Empirical Analyses of Networks in Finance
The recent global financial crisis has triggered a huge interest in the use of network concepts and network tools to better understand how instabilities can propagate through the financial system. The literature is today quite vast, covering both theoretical and empirical aspects. This review concentrates on empirical work, and associated methodologies, concerned with the evaluation of the fragility and resilience of financial and credit markets.
The first part of the review examines the literature on systemic risk that arise from banks mutual exposures. These exposures stem primarily from interbank lending and derivative positions, but also, indirectly, from common holdings of other asset classes, that can lead to common shocks in instances of fire sales, and from widespread non-performing loans to the real sector during period of economic downturns. We survey (a) studies that characterize the structure of national interbank networks, in some cases using a multiplex representations, (b) studies that introduce novel methods to quantify systemic risk and identify systemically important institutions, such as via stress test scenarios, (c) studies that assess which regulatory measures can help mitigate the propagation of contagion and distress in the financial system, and (d) studies that explore which location advantages may arise from holding privileged positions in the interbank network, such as via preferential lending relationships, or because of occupying a more central node, and if such advantages can provide an early indication of the build up of systemic risk.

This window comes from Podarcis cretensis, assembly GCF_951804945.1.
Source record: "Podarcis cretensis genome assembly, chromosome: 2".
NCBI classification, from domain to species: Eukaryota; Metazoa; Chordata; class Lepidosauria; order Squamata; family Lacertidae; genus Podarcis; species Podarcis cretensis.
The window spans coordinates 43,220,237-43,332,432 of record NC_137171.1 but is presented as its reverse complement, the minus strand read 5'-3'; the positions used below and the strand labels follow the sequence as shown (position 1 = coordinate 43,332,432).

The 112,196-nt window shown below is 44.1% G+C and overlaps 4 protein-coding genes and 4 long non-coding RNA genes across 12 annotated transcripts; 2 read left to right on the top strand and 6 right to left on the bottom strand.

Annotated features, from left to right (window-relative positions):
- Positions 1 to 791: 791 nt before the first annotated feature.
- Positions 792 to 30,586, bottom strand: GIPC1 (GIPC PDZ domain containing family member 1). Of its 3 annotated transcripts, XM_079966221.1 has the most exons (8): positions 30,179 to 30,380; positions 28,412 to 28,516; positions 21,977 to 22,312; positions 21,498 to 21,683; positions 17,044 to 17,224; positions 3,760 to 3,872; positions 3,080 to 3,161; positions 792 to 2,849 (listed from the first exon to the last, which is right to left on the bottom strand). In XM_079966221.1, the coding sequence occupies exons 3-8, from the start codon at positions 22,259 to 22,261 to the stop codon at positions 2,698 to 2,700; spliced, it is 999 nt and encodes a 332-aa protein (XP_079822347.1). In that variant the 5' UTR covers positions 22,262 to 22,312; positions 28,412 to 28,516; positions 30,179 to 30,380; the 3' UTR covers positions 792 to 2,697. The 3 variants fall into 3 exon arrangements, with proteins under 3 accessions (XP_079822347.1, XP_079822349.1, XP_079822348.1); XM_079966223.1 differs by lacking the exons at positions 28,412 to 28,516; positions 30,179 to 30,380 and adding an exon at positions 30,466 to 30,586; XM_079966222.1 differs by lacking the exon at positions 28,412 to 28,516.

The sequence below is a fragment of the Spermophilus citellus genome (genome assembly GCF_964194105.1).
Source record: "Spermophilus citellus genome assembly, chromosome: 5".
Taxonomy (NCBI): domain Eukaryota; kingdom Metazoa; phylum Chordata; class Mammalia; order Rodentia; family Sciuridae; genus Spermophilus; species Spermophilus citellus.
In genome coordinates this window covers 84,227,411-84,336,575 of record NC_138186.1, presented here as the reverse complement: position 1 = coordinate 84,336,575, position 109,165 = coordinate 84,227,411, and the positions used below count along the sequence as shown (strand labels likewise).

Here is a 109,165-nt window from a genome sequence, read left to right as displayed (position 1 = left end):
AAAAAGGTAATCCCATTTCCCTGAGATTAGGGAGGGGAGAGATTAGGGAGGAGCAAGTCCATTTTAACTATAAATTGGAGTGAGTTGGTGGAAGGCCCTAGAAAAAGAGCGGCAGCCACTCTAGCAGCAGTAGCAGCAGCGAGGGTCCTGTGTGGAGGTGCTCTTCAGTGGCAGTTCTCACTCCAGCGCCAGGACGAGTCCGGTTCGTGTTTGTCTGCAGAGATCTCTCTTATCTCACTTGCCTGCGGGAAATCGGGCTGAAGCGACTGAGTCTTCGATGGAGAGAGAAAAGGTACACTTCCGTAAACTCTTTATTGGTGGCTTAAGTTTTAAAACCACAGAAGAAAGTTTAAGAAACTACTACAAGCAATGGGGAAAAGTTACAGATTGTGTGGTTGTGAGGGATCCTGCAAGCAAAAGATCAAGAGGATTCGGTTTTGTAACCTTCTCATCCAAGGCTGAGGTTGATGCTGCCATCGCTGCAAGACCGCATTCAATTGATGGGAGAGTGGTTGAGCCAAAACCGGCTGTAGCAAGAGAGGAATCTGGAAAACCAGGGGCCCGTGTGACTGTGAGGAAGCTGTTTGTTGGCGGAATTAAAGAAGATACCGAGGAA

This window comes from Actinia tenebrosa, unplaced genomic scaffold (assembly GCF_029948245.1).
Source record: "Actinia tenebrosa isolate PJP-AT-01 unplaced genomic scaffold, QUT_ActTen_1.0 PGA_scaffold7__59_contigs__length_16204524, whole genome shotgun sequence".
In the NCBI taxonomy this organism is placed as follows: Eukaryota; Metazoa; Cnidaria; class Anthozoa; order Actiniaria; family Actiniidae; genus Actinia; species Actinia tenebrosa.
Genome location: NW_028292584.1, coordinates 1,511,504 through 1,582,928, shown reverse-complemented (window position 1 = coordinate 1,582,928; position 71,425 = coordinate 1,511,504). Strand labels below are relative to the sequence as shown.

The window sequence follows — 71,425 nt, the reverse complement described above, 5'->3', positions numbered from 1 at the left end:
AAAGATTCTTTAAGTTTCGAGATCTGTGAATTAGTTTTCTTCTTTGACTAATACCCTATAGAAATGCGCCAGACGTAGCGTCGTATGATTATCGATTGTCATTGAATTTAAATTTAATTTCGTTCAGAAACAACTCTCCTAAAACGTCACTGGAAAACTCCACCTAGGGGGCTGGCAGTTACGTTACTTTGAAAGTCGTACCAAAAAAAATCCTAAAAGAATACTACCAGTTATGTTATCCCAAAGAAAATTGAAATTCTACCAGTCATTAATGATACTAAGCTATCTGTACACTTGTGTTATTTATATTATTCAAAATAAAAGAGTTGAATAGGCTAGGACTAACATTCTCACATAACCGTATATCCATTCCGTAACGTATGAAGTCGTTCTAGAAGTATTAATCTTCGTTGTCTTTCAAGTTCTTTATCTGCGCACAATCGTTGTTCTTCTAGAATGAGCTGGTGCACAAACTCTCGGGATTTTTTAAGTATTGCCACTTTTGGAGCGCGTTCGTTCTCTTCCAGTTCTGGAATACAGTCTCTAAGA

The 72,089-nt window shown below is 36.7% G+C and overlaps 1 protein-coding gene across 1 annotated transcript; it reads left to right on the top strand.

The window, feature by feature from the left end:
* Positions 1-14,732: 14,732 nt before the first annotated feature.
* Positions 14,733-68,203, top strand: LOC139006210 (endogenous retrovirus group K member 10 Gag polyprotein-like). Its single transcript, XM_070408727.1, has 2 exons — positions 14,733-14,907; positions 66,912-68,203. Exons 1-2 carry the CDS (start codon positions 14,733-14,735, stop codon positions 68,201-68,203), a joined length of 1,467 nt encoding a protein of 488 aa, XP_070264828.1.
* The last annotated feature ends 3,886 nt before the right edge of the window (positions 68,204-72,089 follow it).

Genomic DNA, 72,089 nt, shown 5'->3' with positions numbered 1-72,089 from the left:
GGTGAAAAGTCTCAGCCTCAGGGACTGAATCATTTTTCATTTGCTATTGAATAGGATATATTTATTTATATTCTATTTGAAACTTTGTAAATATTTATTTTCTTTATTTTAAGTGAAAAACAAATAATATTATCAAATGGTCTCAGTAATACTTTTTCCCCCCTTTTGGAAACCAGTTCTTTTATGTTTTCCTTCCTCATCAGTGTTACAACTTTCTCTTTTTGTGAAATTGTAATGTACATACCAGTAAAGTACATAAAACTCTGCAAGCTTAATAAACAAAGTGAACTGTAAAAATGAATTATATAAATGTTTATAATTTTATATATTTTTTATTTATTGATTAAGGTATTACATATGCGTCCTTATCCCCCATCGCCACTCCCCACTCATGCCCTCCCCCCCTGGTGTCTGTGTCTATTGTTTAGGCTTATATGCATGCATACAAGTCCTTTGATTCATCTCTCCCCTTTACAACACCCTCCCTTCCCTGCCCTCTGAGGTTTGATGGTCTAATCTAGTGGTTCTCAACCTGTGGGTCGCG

The second part of the review is dedicated to the analysis of indirect networks, specifically (e) proximity based network, i.e. networks obtained starting from a proximity measure sometime filtered with a network filtering methodology, (f) association network, i.e. networks where a link between two financial actors is set if a statistical test again a null hypothesis is rejected, and (g) statistically validated networks, i.e. event or relationship networks where a subset of links is selected according to a statistical validation associated with the rejection of a random null hypothesis. The need for a joint consideration of direct and indirect channels of contagion is briefly discussed.